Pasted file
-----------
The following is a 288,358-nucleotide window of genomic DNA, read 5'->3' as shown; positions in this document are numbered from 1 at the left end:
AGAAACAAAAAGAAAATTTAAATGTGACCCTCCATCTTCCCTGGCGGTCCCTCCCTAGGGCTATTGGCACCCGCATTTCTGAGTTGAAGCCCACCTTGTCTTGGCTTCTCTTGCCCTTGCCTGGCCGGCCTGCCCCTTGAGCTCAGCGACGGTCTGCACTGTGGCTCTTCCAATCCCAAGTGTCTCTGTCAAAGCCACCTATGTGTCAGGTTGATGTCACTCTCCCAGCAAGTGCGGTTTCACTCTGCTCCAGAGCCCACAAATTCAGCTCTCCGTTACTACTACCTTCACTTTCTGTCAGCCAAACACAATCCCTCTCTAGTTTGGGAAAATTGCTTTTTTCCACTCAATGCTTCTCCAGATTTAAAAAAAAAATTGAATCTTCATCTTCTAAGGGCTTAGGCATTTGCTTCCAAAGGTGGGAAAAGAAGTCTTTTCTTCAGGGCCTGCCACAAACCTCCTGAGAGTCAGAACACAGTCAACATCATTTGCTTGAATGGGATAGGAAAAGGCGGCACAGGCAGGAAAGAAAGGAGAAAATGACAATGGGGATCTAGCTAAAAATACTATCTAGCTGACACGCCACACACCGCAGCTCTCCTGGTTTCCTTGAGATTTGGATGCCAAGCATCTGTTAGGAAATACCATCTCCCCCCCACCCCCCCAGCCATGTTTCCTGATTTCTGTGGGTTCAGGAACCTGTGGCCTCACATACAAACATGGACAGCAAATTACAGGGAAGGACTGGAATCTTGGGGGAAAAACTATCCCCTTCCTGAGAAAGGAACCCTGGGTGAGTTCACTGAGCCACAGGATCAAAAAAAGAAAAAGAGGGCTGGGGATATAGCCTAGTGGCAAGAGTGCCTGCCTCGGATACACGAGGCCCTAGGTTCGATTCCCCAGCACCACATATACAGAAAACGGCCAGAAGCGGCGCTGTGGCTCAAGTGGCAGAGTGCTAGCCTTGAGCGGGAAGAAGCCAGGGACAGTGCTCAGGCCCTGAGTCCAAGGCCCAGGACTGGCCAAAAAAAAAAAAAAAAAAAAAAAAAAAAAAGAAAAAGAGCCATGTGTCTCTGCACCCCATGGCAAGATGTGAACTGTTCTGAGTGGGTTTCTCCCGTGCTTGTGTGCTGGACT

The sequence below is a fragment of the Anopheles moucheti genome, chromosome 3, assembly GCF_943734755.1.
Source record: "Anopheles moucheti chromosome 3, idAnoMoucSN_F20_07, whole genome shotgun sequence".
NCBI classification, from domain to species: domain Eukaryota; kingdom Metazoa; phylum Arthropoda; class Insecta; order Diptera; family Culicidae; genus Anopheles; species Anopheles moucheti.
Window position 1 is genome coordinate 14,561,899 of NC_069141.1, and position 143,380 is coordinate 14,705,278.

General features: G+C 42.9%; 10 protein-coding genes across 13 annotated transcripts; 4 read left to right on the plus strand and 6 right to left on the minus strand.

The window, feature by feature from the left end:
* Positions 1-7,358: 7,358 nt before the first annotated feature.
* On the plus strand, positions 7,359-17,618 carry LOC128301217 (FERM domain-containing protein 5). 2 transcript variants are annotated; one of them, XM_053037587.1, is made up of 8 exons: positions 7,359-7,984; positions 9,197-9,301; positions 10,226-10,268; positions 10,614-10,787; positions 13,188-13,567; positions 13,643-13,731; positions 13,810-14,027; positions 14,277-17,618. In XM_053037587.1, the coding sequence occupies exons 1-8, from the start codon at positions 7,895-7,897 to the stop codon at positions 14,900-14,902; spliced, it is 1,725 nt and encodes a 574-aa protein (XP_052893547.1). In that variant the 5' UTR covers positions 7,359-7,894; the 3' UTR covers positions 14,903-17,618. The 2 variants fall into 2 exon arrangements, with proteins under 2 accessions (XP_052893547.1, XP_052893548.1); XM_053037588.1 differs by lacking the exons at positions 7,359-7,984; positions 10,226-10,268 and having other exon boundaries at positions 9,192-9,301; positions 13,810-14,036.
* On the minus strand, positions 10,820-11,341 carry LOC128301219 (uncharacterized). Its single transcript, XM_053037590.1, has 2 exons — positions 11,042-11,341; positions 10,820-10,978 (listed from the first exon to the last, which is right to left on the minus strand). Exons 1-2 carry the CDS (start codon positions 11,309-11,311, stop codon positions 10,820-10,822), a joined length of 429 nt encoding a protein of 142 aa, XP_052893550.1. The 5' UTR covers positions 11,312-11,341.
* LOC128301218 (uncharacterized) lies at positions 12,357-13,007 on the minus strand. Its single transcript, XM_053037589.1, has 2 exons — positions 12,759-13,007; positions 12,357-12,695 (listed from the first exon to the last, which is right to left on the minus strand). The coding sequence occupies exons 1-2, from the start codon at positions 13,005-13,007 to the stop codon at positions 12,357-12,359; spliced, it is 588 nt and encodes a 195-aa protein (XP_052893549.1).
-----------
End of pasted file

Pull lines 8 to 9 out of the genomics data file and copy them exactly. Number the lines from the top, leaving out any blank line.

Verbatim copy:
The window, feature by feature from the left end:
* Positions 1-7,358: 7,358 nt before the first annotated feature.